An unforgettable practice run…

The next morning we were up early to catch the trial run for the Palio – a semi dress rehearsal, if you will. There are several trail runs leading up to the Palio, all held in the fan-shaped heart of the city, the Piazza del Campo. It is a very unusual piazza made of hand-made bricks laid in a fish-bone pattern and divided into nine strips branching out from a shell-shaped drain at the lowest point of the concave slope of the square. The nine divisions represent The Nine Lords who governed the town from 1285 to 1355. There are small posts (approximately five feet tall) outlining the large fan shape in the center of the piazza. The surrounding buildings repeat the fan shape with a space of maybe twenty-five feet separating the buildings from the central area. It is in this space that the race is run. Several days before the race, a mixture of clay and dirt is brought in to cover the brick and allow the horses better traction. It is frequently watered to pack it down and harden the surface. During race time, wooden fences are put up connecting all of the posts and thus enclosing the central area. From here is where the majority of the crowd will view the race. Admission is free, however once you go in, you can’t go out – that is, until the event is over. Opposite the course, along the side of the surrounding buildings, bleachers are set up for more fortunate ticket holders. At least here you can sneak away through one of the many small alleys leading back up into the streets of Siena. I understand tickets are hard to come by and it’s like trying to buy good seats to the Georgia-Florida football game the week before. Even more fortunate people are invited to observe the race high above from private apartments or one of the various palaces lining The Piazza del Campo.

We 1eft our hotel around 8:00 in the morning and made the steep climb up to the center of the city. We really had no idea what we were about to witness, nor did we fully understand what was going on. As we turned a corner onto a street that would take us to il Campo, we met up with a cheering, singing crowd that was following its hopeful horse and the horse’s handler. Many were carrying flags of the same design or insignia. We ducked into the procession, not knowing if we were supposed to be there or not – but what the hell, it looked fun! We followed them all the way to the piazza. Along the way, we passed side streets with competing horses and their fans – also singing, cheering and carrying their special flags on their way to the event. It was exciting – and this is only the practice run, I thought. We arrived into The Piazza del Campo; Vicky and I quickly found an open spot next to one of the posts inside the central area. We watched the police putting up the fences all around the central area.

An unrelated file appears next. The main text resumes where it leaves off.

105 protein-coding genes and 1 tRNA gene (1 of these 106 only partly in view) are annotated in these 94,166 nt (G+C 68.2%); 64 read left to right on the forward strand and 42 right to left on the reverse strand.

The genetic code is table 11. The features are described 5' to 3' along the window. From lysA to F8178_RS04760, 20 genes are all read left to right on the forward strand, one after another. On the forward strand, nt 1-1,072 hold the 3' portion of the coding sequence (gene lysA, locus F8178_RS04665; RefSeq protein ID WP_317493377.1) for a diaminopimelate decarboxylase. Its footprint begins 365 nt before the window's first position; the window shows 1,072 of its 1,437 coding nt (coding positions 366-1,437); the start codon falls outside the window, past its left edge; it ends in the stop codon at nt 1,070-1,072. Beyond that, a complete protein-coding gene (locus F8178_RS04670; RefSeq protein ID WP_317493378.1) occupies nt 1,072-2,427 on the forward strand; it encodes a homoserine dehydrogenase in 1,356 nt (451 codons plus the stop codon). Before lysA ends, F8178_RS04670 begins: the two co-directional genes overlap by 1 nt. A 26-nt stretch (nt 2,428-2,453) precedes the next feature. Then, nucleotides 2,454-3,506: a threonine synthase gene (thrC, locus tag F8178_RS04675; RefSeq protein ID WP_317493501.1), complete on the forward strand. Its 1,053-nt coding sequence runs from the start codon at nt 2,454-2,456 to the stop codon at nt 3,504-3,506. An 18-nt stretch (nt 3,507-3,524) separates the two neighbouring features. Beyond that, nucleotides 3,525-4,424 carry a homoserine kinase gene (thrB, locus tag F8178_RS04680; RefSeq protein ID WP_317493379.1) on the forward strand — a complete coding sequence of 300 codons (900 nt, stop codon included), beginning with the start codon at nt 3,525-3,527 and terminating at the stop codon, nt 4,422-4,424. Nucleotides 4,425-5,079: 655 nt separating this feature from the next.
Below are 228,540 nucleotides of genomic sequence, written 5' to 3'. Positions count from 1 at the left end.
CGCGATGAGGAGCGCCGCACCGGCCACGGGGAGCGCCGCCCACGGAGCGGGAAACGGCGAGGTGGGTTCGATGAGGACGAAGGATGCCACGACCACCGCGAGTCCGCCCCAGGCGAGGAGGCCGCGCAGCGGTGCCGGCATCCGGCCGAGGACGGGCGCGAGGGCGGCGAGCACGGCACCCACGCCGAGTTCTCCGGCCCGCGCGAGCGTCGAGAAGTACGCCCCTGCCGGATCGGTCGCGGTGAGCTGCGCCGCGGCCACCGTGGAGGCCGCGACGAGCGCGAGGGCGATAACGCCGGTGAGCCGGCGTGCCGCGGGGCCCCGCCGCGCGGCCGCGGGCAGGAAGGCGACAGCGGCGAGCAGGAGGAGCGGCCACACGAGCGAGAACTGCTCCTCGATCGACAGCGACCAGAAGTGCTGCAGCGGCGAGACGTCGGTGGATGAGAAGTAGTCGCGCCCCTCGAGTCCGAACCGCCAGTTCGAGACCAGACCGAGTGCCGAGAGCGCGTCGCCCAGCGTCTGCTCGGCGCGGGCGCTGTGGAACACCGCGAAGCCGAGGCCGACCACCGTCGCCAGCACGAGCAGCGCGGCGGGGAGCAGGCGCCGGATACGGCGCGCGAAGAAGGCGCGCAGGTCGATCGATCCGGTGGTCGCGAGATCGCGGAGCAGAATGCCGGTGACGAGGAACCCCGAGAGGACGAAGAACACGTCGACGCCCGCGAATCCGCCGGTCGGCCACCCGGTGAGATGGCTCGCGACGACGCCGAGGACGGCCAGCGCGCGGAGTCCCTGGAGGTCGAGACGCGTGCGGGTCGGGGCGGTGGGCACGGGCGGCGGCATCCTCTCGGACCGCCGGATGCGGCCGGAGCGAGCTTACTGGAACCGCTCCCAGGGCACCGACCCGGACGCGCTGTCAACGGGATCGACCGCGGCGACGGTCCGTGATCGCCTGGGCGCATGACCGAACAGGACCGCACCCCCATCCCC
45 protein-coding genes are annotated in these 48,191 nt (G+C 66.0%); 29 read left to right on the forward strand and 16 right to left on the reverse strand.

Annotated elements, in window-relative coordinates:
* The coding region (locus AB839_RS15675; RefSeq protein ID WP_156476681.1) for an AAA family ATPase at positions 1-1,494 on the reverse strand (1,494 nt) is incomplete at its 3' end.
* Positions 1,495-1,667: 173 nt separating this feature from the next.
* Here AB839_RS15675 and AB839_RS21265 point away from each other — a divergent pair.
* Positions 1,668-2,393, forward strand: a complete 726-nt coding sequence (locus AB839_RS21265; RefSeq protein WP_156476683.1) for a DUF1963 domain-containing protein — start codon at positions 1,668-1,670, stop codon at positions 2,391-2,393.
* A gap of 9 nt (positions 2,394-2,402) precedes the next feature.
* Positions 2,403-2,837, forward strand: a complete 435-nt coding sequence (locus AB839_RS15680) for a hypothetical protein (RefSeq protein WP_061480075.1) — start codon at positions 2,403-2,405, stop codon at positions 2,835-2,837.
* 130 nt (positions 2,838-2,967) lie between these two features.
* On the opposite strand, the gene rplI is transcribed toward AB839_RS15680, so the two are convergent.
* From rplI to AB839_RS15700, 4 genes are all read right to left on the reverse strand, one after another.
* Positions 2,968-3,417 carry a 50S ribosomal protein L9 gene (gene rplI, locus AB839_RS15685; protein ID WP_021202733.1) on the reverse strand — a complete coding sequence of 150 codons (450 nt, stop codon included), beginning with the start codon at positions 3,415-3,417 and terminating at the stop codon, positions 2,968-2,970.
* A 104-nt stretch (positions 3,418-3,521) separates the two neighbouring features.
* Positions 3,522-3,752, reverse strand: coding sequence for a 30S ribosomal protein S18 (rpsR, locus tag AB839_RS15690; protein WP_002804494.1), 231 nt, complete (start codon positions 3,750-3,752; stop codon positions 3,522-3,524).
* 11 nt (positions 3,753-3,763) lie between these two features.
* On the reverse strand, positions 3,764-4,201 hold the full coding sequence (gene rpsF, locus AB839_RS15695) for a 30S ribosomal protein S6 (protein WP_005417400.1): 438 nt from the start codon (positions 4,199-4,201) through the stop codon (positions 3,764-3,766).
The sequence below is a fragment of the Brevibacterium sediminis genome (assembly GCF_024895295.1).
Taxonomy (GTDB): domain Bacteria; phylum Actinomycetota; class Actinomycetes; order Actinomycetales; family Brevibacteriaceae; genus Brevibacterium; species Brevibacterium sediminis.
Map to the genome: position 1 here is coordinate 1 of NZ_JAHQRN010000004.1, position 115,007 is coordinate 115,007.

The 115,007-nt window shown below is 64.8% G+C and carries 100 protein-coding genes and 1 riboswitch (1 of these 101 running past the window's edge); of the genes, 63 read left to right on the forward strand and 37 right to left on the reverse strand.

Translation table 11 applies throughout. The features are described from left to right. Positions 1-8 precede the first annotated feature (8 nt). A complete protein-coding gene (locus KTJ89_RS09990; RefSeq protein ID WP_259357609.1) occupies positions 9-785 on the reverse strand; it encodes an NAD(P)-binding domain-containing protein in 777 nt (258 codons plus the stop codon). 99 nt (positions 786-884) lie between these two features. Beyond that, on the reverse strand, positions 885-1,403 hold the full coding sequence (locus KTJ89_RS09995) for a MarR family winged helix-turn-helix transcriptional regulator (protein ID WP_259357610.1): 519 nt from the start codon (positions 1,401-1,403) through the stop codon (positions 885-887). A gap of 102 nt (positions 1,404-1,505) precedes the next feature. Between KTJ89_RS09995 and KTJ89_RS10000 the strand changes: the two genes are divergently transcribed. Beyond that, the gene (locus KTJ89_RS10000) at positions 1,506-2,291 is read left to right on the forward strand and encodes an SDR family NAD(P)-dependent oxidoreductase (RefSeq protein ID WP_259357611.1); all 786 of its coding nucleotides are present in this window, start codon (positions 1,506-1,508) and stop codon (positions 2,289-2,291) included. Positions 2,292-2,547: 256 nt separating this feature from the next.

“I have to pee,” Vicky announced.

“Honey, you’l1 have to hold it or go take a dip in that fountain over there…” I responded.

“You didn’t tell me we were gonna be locked in!” she protested.

“How-the-hell do you think they’re going to run a horse race here?” I snapped. Ladies & Gentlemen of the race committee, please excuse me…my wife has to pee…could you postpone the start for about ten minutes?

“The race should actually only last for a minute or so. They only go three laps around the square,” I assured her.

“But I don’t know if I can wait that long…”

I decided not to argue any further on this one. Sweetheart, you’ll make it OK…

A very loud cannon went off. It startled us both. I contemplated Mafia bombs and the best Italian targets t go after this weekend. “Enough of this sissy art museum stuff…let’s go for some real carnage!”

The bells from the Mangia Tower started ringing. Later, a procession of drummers, flag bearers and men blowing horns started around the racecourse. Another cannon went off. Then we heard a roar from the crowd and looked to see what all of the commotion was about: The jockeys, all ten of them, were on their horses and making their way to the starting point. They waved proudly to the crowd. Some were heckled and jeered. The noise from the crowd was adding to the excitement.